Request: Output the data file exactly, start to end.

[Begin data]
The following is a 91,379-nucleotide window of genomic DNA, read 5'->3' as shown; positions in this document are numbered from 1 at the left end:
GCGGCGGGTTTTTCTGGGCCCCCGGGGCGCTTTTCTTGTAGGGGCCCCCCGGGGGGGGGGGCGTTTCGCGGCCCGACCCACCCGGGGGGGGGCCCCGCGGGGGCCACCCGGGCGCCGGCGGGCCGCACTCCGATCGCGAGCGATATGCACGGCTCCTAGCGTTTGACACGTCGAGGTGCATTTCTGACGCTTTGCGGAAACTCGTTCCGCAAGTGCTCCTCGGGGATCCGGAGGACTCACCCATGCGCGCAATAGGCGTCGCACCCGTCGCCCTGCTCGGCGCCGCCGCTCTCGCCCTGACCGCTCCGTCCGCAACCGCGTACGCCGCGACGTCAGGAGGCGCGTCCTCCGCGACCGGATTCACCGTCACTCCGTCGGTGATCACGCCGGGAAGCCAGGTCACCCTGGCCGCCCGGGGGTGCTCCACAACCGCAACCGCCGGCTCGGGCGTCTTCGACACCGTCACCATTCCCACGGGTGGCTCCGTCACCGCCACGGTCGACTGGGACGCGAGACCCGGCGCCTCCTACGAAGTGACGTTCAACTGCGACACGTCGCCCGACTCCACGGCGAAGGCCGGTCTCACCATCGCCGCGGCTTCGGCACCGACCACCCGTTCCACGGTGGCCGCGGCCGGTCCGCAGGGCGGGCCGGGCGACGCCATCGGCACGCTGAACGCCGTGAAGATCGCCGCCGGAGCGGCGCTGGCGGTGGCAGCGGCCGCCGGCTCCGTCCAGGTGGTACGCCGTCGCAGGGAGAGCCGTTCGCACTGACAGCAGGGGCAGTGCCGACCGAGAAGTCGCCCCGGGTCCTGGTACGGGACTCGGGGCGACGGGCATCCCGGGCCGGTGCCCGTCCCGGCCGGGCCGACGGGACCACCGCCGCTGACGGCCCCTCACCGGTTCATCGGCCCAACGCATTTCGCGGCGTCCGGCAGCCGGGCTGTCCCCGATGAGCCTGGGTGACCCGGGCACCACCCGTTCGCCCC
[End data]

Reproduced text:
The following is a 91,379-nucleotide window of genomic DNA, read 5'->3' as shown; positions in this document are numbered from 1 at the left end:
GCGGCGGGTTTTTCTGGGCCCCCGGGGCGCTTTTCTTGTAGGGGCCCCCCGGGGGGGGGGGCGTTTCGCGGCCCGACCCACCCGGGGGGGGGCCCCGCGGGGGCCACCCGGGCGCCGGCGGGCCGCACTCCGATCGCGAGCGATATGCACGGCTCCTAGCGTTTGACACGTCGAGGTGCATTTCTGACGCTTTGCGGAAACTCGTTCCGCAAGTGCTCCTCGGGGATCCGGAGGACTCACCCATGCGCGCAATAGGCGTCGCACCCGTCGCCCTGCTCGGCGCCGCCGCTCTCGCCCTGACCGCTCCGTCCGCAACCGCGTACGCCGCGACGTCAGGAGGCGCGTCCTCCGCGACCGGATTCACCGTCACTCCGTCGGTGATCACGCCGGGAAGCCAGGTCACCCTGGCCGCCCGGGGGTGCTCCACAACCGCAACCGCCGGCTCGGGCGTCTTCGACACCGTCACCATTCCCACGGGTGGCTCCGTCACCGCCACGGTCGACTGGGACGCGAGACCCGGCGCCTCCTACGAAGTGACGTTCAACTGCGACACGTCGCCCGACTCCACGGCGAAGGCCGGTCTCACCATCGCCGCGGCTTCGGCACCGACCACCCGTTCCACGGTGGCCGCGGCCGGTCCGCAGGGCGGGCCGGGCGACGCCATCGGCACGCTGAACGCCGTGAAGATCGCCGCCGGAGCGGCGCTGGCGGTGGCAGCGGCCGCCGGCTCCGTCCAGGTGGTACGCCGTCGCAGGGAGAGCCGTTCGCACTGACAGCAGGGGCAGTGCCGACCGAGAAGTCGCCCCGGGTCCTGGTACGGGACTCGGGGCGACGGGCATCCCGGGCCGGTGCCCGTCCCGGCCGGGCCGACGGGACCACCGCCGCTGACGGCCCCTCACCGGTTCATCGGCCCAACGCATTTCGCGGCGTCCGGCAGCCGGGCTGTCCCCGATGAGCCTGGGTGACCCGGGCACCACCCGTTCGCCCC